FIS Chicago 2022

$1 trillion funds need new incentives and investment styles: CPP

Funds of enormous scale will require a new cross-disciplinary approach, and innovative incentive and rewards schemes to foster the organisational culture needed, according to chief investment strategist at CPP Investments’ Geoff Rubin, as it looks to move beyond a total portfolio approach to a “one fund” approach.

With a number of funds set to cross the $1 trillion threshold in the coming decades, new cross-disciplinary approaches will be needed to tap into investments spanning multiple asset classes and risk categories, according to the chief investment strategist of the investment arm of the $539 billion Canada Pension Plan.

A ‘one fund approach’ that breaks down organisational silos can target investments that don’t fit neat boxes, therefore tapping into outsized risk-adjusted returns, according to Geoff Rubin.

CPP’s total fund approach’ has been picked up by numerous organisations around the world, including Australia’s Future Fund and New Zealand Super. Now Rubin is looking to a “one fund” approach where investments can “span asset classes, span the risk spectrum, [and] might require certain kinds of commitments over time that go beyond the individual, siloed, compartmentalised way that most investing in our industry happens,” Rubin said, speaking at the Fiduciary Investors Symposium held at the Chicago Booth School of Business.

Speaking with Amanda White, director of institutional content at Conexus Financial, Rubin said this could, for example, be an investment that is a combination of equity and credit, or an infrastructure opportunity that involves acquiring adjacent real estate to take advantage of the increasing effectiveness of the infrastructure.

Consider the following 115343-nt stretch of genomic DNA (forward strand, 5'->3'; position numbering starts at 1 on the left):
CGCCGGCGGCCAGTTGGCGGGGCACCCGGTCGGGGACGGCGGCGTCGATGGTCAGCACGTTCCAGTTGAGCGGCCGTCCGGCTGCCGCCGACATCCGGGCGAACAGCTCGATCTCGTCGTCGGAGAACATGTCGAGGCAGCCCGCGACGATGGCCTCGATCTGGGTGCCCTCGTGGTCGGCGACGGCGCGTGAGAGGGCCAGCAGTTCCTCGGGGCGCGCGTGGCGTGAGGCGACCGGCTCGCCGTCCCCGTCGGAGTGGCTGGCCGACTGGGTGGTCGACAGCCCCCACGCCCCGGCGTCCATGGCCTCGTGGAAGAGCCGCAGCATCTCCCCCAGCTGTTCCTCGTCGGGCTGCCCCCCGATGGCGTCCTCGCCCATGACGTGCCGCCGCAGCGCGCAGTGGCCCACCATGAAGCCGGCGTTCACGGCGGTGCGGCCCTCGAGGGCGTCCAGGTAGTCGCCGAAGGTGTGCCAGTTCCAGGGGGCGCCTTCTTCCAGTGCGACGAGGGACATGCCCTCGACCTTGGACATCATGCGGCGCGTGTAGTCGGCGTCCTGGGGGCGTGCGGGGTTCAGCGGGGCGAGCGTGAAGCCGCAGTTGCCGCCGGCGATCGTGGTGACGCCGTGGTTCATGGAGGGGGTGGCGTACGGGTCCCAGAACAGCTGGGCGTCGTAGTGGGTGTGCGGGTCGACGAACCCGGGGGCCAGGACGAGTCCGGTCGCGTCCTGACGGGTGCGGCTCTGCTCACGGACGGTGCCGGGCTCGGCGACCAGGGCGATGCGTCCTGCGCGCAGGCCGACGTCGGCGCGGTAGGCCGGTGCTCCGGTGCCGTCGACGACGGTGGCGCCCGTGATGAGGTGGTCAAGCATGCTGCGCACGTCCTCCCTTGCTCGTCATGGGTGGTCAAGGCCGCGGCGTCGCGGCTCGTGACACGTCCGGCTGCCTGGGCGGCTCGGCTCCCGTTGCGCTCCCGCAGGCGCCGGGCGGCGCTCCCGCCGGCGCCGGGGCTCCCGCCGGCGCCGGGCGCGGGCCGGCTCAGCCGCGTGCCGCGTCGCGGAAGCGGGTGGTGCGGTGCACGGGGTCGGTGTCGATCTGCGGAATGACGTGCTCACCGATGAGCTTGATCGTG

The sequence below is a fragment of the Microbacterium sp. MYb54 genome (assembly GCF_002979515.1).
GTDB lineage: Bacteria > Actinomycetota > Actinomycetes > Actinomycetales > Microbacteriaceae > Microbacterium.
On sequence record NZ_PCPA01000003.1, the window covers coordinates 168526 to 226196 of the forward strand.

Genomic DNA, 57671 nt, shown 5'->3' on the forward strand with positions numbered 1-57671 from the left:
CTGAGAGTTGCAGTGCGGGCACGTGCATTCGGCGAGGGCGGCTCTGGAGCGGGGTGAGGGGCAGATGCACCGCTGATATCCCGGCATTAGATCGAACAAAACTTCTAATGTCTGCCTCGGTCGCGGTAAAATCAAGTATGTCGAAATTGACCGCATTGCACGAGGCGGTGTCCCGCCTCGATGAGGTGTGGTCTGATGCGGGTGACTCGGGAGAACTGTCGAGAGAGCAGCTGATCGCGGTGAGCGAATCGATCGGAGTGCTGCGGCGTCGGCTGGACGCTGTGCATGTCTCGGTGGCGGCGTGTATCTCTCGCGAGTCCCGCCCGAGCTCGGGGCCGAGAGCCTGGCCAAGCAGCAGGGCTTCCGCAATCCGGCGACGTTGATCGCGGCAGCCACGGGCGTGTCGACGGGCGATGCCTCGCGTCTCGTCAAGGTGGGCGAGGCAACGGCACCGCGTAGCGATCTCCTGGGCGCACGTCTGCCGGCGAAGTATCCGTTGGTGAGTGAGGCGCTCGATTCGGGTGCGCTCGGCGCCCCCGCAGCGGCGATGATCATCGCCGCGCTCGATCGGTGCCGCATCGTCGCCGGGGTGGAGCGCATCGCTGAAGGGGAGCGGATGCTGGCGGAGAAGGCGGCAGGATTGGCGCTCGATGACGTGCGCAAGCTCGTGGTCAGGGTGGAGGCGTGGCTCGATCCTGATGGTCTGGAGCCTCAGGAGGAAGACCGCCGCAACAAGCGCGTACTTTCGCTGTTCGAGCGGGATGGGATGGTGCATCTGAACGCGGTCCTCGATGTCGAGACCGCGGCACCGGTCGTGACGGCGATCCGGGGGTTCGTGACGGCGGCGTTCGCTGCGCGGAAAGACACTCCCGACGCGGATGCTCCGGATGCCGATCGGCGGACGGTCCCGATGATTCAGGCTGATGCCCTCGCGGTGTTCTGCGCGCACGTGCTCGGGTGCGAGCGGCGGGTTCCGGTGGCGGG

Rubin said it is possible in the one fund approach to allocate funds to an investment with a return of zero or even negative expected return if it is a contributor overall in terms of diversification.

Contrasting the one fund approach to the total portfolio approach that is now in vogue, Rubin said doing this requires a deep change in organisational culture that draws on the skills and contacts of all employees in different teams, and an incentive and attribution scheme that encourages and rewards the required cross-organisational behaviours.

“The total portfolio approach… does not require the tearing down of silos,” Rubin said. “It requires an ability to look into each silo and understand exactly what you have, so you can manage that portfolio.

“One Fund is something different. We actually break down those silos and bring those investment teams together in a way that allows you to invest differently, in a way that allows you to pursue different types of Investments.”

At CPP, incentive compensation is geared to the performance of the total fund, but Rubin admitted that for organisational staff, those results can sometimes “feel somewhat remote from the work they do day to day,” and the organisation is considering more explicit expectations and reward structures “for those who reach out across silos.”

“We’re also going to try to ensure that we’re building a culture where that becomes a reflex…really trying to build a means of encouraging people to connect across their areas and make sure that they’re doing so with real passion.”

He admitted this becomes difficult when you start looking at attribution and incentive compensation. The funds management industry is accustomed to being organised by way of assigning benchmarks to teams who judge performance against their benchmark, “and don’t tell me about what’s happening in the rest of the fund,” he said.

“I think that works really well due to its simplicity, it works really well because we’re all accustomed to it,” Rubin said. “Not at all clear how that construct is going to allow our organisation, or any of these organisations, to address investment opportunities that don’t fit those neat boxes.”

This problem is yet to be fully solved, he said. “We’re going to have to work on driving our organisational culture and incentive compensation and alignment and reward systems, both formal and informal to really encourage that kind of appetite to solve a bigger problem than one that just resides within a group or team.”


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